Ric McIver's response to Question 1

Question 1(a): Do you support City Charters for Calgary and Edmonton?

I know this is a big topic for the mayors of Calgary and Edmonton. I’m willing to work with both cities to see what we can do, but a Charter is static. I believe whatever we do has to result in a living document. If we have a static document – even if it is perfect in 2014 – it isn’t likely to be perfect in 2044. I think it is important that we have a living document so we can change as the times change, whether this be a Big Cities piece of legislation or section in the Municipal Government Act (MGA) that refers to Big Cities. And in fairness, maybe we need a section in the MGA for rural municipalities. While all municipalities do basically the same things, there are really important nuances that are different for a county or a rural municipality than they are for major cities and the province.

I agree that we need to have a discussion between cities and the province about developing a new working relationship to clarify roles and responsibilities, and better allocate resources to responsibilities. I also agree cities need more funding than they currently receive. We must increase funding as we can afford to do so in consultation with cities.

As premier, all municipalities will have a sympathetic ear. My nine years on Calgary City Council, eight years of service on the board of the Alberta Urban Municipalities, the Police Commission and the Calgary Housing Company have given me a perspective and an appreciation of the different concerns of different municipalities.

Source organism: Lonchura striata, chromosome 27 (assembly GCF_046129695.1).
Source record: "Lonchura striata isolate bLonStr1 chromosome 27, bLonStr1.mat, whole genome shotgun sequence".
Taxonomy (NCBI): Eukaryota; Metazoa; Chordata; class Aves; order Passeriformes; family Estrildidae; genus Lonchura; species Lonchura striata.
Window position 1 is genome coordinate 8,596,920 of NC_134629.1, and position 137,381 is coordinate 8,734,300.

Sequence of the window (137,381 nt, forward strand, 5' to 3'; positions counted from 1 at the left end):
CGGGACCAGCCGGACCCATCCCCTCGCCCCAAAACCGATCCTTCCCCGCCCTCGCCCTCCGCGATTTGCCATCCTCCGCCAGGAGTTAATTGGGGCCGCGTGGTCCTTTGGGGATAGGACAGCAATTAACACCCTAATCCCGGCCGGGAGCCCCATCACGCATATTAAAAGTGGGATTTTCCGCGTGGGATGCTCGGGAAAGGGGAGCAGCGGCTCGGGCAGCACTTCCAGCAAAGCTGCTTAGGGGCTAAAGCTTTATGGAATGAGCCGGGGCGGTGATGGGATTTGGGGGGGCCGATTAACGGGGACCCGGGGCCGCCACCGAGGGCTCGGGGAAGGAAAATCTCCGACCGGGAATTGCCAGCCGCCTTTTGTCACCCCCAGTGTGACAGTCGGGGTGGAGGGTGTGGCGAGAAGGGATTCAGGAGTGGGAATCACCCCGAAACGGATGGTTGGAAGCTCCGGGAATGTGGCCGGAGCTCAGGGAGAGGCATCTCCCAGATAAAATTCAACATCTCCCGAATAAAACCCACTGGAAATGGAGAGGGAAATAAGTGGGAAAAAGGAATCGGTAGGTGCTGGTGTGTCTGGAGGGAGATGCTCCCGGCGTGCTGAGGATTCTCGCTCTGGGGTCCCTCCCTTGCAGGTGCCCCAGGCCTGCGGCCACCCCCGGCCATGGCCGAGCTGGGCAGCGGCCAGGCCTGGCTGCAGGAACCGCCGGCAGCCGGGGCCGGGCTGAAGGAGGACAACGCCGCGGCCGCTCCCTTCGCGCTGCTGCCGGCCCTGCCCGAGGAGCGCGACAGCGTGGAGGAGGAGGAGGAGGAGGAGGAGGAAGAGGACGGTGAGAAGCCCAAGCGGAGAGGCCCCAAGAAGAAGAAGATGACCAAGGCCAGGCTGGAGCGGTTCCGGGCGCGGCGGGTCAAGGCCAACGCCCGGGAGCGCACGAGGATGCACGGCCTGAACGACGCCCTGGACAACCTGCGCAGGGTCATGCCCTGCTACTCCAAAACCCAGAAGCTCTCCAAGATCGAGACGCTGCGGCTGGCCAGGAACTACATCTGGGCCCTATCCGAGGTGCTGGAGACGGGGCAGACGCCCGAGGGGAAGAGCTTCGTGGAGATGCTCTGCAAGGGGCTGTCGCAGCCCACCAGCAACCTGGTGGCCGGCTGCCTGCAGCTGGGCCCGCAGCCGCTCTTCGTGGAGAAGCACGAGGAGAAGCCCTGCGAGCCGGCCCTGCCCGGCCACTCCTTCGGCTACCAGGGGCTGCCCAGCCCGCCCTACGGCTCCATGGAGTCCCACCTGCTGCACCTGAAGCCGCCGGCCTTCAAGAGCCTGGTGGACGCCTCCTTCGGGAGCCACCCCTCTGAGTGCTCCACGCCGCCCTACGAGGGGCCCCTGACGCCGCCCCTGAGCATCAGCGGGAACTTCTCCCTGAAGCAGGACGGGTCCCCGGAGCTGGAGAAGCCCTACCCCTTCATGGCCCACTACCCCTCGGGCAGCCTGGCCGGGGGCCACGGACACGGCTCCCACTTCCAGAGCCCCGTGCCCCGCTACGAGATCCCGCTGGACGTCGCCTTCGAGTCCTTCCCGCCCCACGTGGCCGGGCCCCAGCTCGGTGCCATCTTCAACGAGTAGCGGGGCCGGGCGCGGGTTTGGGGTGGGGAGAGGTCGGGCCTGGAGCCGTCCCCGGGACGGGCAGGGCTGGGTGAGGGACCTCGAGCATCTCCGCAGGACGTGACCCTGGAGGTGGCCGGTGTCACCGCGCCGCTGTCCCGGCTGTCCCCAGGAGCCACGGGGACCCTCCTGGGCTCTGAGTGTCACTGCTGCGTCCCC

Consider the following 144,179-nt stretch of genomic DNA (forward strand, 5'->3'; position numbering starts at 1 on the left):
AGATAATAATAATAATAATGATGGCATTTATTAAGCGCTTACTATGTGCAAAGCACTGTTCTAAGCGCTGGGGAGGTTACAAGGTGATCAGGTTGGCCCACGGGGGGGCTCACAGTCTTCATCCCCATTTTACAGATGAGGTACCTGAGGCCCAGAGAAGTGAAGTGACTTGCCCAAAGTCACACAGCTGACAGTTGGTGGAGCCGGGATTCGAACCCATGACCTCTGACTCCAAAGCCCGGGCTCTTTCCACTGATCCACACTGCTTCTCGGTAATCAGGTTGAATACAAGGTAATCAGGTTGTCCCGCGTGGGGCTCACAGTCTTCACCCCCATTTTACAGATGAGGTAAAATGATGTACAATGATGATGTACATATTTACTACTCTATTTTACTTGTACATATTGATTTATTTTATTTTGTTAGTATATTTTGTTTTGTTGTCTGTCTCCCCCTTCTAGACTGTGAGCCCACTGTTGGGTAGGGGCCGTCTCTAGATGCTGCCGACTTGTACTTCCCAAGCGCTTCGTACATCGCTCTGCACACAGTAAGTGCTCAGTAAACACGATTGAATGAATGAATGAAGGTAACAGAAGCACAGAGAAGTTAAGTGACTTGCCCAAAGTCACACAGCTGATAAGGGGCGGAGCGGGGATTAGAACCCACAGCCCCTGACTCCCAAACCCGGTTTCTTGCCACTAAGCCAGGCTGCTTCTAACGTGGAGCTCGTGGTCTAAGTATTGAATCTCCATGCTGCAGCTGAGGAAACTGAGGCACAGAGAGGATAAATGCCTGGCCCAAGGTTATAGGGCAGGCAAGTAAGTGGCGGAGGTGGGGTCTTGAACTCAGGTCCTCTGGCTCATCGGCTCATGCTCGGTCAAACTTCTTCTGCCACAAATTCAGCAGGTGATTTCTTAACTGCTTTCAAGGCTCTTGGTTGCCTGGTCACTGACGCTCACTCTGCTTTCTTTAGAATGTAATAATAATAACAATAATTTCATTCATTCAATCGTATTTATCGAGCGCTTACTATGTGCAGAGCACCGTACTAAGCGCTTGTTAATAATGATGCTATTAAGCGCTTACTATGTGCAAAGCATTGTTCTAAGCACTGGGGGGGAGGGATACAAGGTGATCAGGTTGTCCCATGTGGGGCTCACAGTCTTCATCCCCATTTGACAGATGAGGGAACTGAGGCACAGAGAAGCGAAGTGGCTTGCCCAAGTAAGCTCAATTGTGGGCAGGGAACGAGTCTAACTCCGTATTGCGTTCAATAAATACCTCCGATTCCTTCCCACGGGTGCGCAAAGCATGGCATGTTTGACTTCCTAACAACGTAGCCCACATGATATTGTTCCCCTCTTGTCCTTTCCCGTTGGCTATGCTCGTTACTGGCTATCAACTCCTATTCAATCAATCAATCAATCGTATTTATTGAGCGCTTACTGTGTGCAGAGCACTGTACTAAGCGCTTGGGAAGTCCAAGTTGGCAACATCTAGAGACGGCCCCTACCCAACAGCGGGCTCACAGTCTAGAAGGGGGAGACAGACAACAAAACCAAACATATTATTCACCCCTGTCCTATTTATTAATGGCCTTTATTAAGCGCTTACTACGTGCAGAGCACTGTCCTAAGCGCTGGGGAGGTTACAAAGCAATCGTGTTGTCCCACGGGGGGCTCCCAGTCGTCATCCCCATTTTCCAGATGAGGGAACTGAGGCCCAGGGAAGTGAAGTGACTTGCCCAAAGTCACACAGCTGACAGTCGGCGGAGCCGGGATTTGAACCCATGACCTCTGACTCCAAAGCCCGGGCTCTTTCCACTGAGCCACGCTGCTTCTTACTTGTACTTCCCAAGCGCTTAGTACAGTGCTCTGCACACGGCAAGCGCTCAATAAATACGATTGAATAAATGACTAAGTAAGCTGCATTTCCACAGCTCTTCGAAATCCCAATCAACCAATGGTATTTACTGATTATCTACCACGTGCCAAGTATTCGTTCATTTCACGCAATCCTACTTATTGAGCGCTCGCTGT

Question 1(b): How do you see this new legislative framework benefiting citizens?

A new framework should make it easier for cities to address issues with less red tape and restrictions from the provincial government. For example, there can be environmental challenges the city is well able to address. In these cases, authority should be given to address the situation without unnecessary delays. I am sure we can identify other areas as well where we can free cities from long and onerous approvals to do what cities are well able to achieve.

Any time we connect citizens closer to their local government, everyone benefits.

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by Thomas Lukaszuk
by Ric McIver
by Jim Prentice